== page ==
Congress passed the Racketeer Influenced and Corrupt Organizations Act (RICO), 18 U.S.C. Sections 1961–68, over 51 years ago with the intent to close the gap in the criminal prosecution of organized crime. So why should businesses care about RICO? Because it is not just a criminal statute; it has a civil component. Although RICO conjures images of mobsters, it has morphed into a powerful tool for those claiming to be victims of organized criminal activities, white collar crime and myriad forms of fraud. Civil litigants even attempt to assert RICO claims in ordinary business disputes; while courts frown on that practice, such attempts can cause significant headaches even for defendants of meritless claims.
Civil RICO actions are now ubiquitous, so much so that plaintiffs often attempt to apply the statute to situations that bear little resemblance to the criminal racketeering activity animating the enactment of the statute in the first place. And the potential consequences of these claims need to be taken seriously. Indeed, RICO not only provides a plaintiff a private right of action, it also contemplates the possibility of treble damages and attorneys’ fee awards if a plaintiff can prove the claim. The unfortunate reality is that the mere threat of a RICO claim often can be enough to force a business to the bargaining table.
As a result, businesses from financial institutions to service providers are finding themselves defending against RICO claims in a variety of novel contexts. By way of example, RICO claims have even become a popular claim for those asserting that the 2020 election was marred by fraud. Although the stakes may be high, RICO claims are challenging to prove and often can be dismissed before parties engage in discovery.
RICO is not a simple statute. It pertains to conduct associated with an “enterprise” and “a pattern racketeering activity.” An enterprise is an individual or legal entity, or a union or group of individuals associated in fact although not a legal entity, while a pattern of racketeering activity requires long-term, organized conduct to violate state and federal laws. There are four types of activities outlawed by RICO, and claims under Section 1962(c) are the most commonly asserted:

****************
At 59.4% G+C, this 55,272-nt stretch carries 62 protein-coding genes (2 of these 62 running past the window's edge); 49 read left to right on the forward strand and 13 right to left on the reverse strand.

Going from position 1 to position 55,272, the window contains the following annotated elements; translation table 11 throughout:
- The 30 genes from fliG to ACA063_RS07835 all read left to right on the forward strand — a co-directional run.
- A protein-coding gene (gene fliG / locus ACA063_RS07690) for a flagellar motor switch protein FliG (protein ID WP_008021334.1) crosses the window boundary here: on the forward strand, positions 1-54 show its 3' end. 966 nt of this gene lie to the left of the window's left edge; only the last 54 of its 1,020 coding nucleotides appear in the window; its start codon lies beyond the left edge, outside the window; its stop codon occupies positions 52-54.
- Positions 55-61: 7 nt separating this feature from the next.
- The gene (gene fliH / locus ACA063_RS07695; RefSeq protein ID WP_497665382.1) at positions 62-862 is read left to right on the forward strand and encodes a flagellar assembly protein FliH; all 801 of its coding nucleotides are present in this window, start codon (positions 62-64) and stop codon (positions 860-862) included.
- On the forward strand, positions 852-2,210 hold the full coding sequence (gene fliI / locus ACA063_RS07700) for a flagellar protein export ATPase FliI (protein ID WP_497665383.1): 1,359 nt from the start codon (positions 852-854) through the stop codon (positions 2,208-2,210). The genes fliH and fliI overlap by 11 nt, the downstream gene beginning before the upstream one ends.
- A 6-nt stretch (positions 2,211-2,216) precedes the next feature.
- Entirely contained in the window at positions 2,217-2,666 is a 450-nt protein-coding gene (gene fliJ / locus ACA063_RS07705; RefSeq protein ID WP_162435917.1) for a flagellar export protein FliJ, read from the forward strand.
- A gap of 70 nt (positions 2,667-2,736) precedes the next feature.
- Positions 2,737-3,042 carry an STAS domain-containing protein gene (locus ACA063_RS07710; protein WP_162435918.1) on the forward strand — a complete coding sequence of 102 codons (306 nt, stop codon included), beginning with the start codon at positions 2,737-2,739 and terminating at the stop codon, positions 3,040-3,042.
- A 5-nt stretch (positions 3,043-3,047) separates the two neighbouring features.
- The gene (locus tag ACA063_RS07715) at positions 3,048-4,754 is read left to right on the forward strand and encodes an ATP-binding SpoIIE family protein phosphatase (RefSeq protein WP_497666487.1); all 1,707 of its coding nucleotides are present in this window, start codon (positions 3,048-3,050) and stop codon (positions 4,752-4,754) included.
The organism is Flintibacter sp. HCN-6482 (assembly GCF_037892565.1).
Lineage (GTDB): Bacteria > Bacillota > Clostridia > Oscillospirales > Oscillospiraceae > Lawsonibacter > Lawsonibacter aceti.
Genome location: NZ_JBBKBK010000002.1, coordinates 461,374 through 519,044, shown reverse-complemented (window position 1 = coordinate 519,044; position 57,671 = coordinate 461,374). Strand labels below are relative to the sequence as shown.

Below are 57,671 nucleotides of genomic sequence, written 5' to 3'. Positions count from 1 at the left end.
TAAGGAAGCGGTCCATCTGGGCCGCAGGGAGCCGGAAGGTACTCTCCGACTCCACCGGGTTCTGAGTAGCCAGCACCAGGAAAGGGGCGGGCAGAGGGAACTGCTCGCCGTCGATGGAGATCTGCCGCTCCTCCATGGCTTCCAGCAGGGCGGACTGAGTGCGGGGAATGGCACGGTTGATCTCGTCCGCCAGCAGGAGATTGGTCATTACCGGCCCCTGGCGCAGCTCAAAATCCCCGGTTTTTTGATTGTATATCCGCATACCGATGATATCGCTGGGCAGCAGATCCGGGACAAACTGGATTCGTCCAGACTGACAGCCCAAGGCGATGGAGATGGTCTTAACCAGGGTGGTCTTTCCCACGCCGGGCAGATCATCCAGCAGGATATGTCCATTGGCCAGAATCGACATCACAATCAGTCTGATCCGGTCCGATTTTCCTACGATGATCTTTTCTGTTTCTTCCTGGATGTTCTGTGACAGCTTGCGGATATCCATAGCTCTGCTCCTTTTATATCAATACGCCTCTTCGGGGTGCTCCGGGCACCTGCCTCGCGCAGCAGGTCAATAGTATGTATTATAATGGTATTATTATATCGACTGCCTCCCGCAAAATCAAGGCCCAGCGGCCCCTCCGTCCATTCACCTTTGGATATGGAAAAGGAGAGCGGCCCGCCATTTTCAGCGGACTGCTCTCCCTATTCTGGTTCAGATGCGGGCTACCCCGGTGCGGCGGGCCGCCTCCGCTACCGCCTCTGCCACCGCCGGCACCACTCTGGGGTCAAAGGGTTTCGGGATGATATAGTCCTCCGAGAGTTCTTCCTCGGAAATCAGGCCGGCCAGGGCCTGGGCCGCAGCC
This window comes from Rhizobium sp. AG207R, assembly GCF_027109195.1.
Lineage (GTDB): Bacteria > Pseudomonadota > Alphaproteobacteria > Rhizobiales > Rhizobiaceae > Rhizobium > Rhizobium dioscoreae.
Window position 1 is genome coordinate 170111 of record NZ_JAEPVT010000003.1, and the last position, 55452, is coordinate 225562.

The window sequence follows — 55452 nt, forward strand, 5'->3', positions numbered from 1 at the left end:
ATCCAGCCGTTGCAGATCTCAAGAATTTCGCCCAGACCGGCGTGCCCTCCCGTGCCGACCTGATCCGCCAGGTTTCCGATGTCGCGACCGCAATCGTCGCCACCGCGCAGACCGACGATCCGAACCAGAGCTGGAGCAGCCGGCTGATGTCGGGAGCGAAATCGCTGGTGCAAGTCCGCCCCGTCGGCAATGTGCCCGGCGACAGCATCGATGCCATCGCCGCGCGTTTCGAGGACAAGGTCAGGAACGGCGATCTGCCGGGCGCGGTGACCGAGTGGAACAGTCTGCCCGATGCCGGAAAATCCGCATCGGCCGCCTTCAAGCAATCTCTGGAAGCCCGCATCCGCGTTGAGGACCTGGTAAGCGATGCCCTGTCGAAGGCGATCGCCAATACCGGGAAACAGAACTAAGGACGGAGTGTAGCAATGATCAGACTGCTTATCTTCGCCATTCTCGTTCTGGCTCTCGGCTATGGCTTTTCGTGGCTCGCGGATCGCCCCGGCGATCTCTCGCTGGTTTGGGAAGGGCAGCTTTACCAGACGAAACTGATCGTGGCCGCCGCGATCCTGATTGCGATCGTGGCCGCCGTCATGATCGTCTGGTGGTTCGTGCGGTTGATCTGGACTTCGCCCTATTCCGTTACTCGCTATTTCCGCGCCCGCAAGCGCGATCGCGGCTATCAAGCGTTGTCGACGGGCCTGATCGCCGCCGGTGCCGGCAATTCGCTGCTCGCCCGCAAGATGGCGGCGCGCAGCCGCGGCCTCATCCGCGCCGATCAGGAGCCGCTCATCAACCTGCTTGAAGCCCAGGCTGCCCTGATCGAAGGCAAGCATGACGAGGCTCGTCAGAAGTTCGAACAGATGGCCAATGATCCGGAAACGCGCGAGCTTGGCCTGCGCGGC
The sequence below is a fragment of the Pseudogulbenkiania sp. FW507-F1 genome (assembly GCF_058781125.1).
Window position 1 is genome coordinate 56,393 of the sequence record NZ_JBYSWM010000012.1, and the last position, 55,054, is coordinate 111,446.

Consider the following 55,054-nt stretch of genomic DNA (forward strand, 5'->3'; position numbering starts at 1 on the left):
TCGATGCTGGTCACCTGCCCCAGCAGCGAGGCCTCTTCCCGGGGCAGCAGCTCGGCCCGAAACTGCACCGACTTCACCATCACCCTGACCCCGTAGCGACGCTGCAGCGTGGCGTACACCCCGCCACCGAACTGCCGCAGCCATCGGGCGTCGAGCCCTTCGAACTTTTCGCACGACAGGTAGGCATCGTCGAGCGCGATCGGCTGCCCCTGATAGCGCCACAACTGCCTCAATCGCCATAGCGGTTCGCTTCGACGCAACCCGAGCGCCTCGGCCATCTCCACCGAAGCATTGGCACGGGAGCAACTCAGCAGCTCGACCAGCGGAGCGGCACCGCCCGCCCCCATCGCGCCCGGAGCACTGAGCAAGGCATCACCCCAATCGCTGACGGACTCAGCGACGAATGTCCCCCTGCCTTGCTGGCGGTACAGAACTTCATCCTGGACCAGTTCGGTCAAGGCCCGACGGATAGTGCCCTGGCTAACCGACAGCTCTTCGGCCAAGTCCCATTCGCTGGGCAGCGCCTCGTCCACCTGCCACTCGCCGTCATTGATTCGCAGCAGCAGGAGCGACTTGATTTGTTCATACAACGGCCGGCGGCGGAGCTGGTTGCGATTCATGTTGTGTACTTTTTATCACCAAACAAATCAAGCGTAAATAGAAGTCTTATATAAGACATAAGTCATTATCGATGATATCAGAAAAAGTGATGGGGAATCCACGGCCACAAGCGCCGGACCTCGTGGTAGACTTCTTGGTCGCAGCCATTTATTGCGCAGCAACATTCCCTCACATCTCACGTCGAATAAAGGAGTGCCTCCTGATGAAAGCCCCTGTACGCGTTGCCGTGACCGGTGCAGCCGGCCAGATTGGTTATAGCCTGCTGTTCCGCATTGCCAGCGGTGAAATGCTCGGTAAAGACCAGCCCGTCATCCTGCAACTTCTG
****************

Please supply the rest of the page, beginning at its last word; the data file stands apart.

- Section 1962(a) prohibits a person from investing in an enterprise any income derived from a pattern of racketeering activity;
- Section 1962(b) prohibits a person from using a pattern of racketeering activity to acquire or maintain control over an enterprise;
- Section 1962(c) prohibits a person from conducting the affairs of an enterprise through a pattern of racketeering; and
- Section 1962(d) prohibits a person from conspiring to violate Sections 1962(a), (b), or (c).
Civil RICO claims are not limited to conduct traditionally associated with organized crime, but they certainly are not meant to apply to ordinary business disputes. While there are a number of defenses available as to each of the four types of civil RICO claims, there are several RICO defenses that should be in every business’s playbook.
First, to bring a civil RICO claim, a plaintiff must demonstrate that their business or property was injured as a result of a RICO violation. In other words, there must be some sort of concrete financial loss directly flowing from the purported violation to support a RICO claim. Thus, if a plaintiff does not have a concrete financial loss, then the RICO claim must be dismissed. Asserting personal injuries, such as emotion distress, is insufficient.